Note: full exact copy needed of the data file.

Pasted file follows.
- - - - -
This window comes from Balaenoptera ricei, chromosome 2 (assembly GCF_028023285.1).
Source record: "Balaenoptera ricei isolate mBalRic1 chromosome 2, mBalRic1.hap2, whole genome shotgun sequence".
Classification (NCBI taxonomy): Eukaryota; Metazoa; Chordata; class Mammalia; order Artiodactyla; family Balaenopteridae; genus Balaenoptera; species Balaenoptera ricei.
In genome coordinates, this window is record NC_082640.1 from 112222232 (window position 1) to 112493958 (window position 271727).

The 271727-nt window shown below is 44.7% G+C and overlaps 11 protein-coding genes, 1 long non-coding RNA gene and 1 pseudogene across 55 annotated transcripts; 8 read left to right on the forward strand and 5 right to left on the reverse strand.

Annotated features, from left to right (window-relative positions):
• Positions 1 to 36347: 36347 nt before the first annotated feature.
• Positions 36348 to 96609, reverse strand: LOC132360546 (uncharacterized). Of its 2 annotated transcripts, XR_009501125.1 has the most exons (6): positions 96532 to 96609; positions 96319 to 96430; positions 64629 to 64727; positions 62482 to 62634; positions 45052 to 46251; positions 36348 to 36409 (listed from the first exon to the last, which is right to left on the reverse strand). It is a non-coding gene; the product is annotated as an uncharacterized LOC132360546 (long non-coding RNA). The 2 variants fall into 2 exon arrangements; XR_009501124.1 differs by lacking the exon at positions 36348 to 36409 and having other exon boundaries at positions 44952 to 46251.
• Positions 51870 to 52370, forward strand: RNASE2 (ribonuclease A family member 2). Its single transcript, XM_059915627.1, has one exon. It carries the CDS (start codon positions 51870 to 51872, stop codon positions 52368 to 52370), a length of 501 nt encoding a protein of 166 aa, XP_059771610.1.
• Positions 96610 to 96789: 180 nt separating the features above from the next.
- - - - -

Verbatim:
This window comes from Balaenoptera ricei, chromosome 2 (assembly GCF_028023285.1).
Source record: "Balaenoptera ricei isolate mBalRic1 chromosome 2, mBalRic1.hap2, whole genome shotgun sequence".
Classification (NCBI taxonomy): Eukaryota; Metazoa; Chordata; class Mammalia; order Artiodactyla; family Balaenopteridae; genus Balaenoptera; species Balaenoptera ricei.
In genome coordinates, this window is record NC_082640.1 from 112222232 (window position 1) to 112493958 (window position 271727).

The 271727-nt window shown below is 44.7% G+C and overlaps 11 protein-coding genes, 1 long non-coding RNA gene and 1 pseudogene across 55 annotated transcripts; 8 read left to right on the forward strand and 5 right to left on the reverse strand.

Annotated features, from left to right (window-relative positions):
• Positions 1 to 36347: 36347 nt before the first annotated feature.
• Positions 36348 to 96609, reverse strand: LOC132360546 (uncharacterized). Of its 2 annotated transcripts, XR_009501125.1 has the most exons (6): positions 96532 to 96609; positions 96319 to 96430; positions 64629 to 64727; positions 62482 to 62634; positions 45052 to 46251; positions 36348 to 36409 (listed from the first exon to the last, which is right to left on the reverse strand). It is a non-coding gene; the product is annotated as an uncharacterized LOC132360546 (long non-coding RNA). The 2 variants fall into 2 exon arrangements; XR_009501124.1 differs by lacking the exon at positions 36348 to 36409 and having other exon boundaries at positions 44952 to 46251.
• Positions 51870 to 52370, forward strand: RNASE2 (ribonuclease A family member 2). Its single transcript, XM_059915627.1, has one exon. It carries the CDS (start codon positions 51870 to 51872, stop codon positions 52368 to 52370), a length of 501 nt encoding a protein of 166 aa, XP_059771610.1.
• Positions 96610 to 96789: 180 nt separating the features above from the next.